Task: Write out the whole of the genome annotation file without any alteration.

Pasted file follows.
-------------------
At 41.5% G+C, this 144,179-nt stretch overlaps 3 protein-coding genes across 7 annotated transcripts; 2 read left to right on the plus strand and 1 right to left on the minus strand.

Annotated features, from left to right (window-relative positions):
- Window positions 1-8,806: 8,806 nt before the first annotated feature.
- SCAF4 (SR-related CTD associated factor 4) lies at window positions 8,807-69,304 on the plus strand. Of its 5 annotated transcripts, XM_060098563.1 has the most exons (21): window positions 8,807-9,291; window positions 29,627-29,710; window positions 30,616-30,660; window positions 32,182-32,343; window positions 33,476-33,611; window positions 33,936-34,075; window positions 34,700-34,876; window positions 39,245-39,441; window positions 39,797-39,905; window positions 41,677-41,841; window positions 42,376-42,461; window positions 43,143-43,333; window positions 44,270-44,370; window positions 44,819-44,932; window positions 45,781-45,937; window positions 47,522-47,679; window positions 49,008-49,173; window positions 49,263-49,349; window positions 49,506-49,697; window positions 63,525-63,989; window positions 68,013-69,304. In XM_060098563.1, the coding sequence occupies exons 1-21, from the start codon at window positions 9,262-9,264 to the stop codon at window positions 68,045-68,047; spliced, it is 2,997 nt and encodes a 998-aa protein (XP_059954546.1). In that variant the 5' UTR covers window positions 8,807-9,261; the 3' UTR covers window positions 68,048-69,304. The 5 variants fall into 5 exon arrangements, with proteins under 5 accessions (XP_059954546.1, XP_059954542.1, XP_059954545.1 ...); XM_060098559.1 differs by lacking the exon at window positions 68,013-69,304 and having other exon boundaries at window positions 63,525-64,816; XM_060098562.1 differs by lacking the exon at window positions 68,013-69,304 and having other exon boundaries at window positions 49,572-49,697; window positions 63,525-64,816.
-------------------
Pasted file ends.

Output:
At 41.5% G+C, this 144,179-nt stretch overlaps 3 protein-coding genes across 7 annotated transcripts; 2 read left to right on the plus strand and 1 right to left on the minus strand.

Annotated features, from left to right (window-relative positions):
- Window positions 1-8,806: 8,806 nt before the first annotated feature.
- SCAF4 (SR-related CTD associated factor 4) lies at window positions 8,807-69,304 on the plus strand. Of its 5 annotated transcripts, XM_060098563.1 has the most exons (21): window positions 8,807-9,291; window positions 29,627-29,710; window positions 30,616-30,660; window positions 32,182-32,343; window positions 33,476-33,611; window positions 33,936-34,075; window positions 34,700-34,876; window positions 39,245-39,441; window positions 39,797-39,905; window positions 41,677-41,841; window positions 42,376-42,461; window positions 43,143-43,333; window positions 44,270-44,370; window positions 44,819-44,932; window positions 45,781-45,937; window positions 47,522-47,679; window positions 49,008-49,173; window positions 49,263-49,349; window positions 49,506-49,697; window positions 63,525-63,989; window positions 68,013-69,304. In XM_060098563.1, the coding sequence occupies exons 1-21, from the start codon at window positions 9,262-9,264 to the stop codon at window positions 68,045-68,047; spliced, it is 2,997 nt and encodes a 998-aa protein (XP_059954546.1). In that variant the 5' UTR covers window positions 8,807-9,261; the 3' UTR covers window positions 68,048-69,304. The 5 variants fall into 5 exon arrangements, with proteins under 5 accessions (XP_059954546.1, XP_059954542.1, XP_059954545.1 ...); XM_060098559.1 differs by lacking the exon at window positions 68,013-69,304 and having other exon boundaries at window positions 63,525-64,816; XM_060098562.1 differs by lacking the exon at window positions 68,013-69,304 and having other exon boundaries at window positions 49,572-49,697; window positions 63,525-64,816.